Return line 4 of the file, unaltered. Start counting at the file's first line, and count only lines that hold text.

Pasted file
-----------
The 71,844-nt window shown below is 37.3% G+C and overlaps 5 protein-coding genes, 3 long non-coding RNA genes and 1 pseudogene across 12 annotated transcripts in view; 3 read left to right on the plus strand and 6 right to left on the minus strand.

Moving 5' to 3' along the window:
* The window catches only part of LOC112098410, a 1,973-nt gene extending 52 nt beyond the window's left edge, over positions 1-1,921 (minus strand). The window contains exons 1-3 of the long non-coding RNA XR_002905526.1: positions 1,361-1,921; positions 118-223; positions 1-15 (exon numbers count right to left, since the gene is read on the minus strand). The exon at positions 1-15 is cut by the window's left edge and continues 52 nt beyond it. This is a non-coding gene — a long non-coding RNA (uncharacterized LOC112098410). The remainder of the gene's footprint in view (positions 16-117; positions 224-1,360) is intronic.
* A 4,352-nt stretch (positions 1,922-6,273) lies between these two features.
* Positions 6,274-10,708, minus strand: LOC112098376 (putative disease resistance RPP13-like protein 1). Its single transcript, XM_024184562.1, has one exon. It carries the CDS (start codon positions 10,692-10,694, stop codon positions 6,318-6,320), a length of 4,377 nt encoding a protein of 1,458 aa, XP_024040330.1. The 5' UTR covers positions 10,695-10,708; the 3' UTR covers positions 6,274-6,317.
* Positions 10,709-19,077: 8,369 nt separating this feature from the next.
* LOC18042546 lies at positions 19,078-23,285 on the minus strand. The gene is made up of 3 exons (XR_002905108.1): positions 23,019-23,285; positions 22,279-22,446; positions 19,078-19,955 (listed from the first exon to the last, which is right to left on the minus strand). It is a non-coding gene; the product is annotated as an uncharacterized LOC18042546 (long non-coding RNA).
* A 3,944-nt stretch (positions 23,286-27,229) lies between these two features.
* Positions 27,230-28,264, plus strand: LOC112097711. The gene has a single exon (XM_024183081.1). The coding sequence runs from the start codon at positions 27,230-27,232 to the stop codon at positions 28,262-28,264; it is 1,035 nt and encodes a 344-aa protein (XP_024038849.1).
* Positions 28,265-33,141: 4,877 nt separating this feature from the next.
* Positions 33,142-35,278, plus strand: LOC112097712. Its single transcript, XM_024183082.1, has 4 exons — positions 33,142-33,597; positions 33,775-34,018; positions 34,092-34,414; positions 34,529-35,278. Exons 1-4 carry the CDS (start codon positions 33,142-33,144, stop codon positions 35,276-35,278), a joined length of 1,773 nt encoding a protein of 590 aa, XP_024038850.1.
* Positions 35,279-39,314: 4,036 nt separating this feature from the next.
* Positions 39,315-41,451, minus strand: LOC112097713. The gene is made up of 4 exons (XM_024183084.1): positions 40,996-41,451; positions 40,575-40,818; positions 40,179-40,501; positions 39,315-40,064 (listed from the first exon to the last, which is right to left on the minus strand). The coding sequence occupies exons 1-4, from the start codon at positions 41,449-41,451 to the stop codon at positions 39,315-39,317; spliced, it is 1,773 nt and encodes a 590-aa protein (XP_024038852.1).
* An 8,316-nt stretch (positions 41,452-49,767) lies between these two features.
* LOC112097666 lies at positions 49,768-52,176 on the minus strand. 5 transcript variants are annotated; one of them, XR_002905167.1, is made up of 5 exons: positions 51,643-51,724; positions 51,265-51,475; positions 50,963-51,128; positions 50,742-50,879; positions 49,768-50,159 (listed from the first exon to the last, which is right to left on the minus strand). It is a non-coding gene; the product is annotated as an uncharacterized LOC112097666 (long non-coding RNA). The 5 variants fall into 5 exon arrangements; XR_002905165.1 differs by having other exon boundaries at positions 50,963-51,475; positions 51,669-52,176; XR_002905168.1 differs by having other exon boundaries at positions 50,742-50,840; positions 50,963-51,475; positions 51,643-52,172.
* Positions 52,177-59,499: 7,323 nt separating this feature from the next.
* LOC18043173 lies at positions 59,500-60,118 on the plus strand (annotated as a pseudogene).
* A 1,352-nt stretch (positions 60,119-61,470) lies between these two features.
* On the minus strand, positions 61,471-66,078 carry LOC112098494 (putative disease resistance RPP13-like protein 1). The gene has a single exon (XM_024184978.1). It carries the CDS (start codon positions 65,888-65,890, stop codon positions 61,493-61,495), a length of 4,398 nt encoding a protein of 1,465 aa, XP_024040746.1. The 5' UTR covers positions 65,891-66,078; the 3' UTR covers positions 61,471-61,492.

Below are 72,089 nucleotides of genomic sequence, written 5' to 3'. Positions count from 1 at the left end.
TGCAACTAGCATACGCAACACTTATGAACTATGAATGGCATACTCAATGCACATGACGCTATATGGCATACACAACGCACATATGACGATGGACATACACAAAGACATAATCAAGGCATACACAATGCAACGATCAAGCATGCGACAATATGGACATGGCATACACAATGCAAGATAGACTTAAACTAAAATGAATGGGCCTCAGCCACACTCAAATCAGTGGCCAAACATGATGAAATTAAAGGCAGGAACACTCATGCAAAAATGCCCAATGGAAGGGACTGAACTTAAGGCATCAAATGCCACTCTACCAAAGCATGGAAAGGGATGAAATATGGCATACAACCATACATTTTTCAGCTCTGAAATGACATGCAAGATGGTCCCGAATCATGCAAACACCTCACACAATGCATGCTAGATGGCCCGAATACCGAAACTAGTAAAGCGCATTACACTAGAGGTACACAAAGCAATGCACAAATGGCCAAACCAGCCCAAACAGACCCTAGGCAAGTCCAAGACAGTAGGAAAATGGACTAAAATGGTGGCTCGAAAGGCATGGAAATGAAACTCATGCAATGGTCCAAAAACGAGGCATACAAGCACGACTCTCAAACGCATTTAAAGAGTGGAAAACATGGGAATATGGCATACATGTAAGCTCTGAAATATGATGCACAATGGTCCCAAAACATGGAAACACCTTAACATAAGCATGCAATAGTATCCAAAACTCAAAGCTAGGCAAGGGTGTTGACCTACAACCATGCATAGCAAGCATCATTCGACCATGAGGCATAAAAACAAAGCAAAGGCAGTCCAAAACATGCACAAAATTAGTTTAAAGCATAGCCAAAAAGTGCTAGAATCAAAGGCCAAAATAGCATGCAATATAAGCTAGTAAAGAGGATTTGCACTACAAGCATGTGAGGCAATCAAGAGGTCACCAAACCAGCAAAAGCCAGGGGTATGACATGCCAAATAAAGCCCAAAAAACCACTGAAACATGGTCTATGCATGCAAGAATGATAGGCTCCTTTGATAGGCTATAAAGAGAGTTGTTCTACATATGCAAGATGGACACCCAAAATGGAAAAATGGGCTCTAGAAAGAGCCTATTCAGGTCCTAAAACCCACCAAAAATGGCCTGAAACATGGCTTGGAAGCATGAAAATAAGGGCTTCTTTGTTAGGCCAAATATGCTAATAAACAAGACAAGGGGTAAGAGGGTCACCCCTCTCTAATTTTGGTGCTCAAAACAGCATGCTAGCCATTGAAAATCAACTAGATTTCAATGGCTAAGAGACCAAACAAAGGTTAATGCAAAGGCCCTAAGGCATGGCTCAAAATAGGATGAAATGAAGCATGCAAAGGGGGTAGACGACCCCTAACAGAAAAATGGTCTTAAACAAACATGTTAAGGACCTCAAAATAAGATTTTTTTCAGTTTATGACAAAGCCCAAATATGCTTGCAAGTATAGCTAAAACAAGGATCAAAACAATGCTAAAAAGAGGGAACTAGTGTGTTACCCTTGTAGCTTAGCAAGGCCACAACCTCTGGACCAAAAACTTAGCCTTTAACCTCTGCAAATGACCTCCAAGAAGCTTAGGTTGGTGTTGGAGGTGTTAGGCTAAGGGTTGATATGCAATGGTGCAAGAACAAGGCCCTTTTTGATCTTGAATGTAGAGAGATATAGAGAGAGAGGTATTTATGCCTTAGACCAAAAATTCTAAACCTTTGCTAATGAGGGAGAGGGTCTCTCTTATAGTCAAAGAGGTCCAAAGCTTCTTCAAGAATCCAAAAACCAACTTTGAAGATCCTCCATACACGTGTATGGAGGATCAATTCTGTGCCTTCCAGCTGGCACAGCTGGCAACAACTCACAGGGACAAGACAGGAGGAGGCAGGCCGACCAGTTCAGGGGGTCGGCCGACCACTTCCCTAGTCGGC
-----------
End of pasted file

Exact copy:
* A 4,352-nt stretch (positions 1,922-6,273) lies between these two features.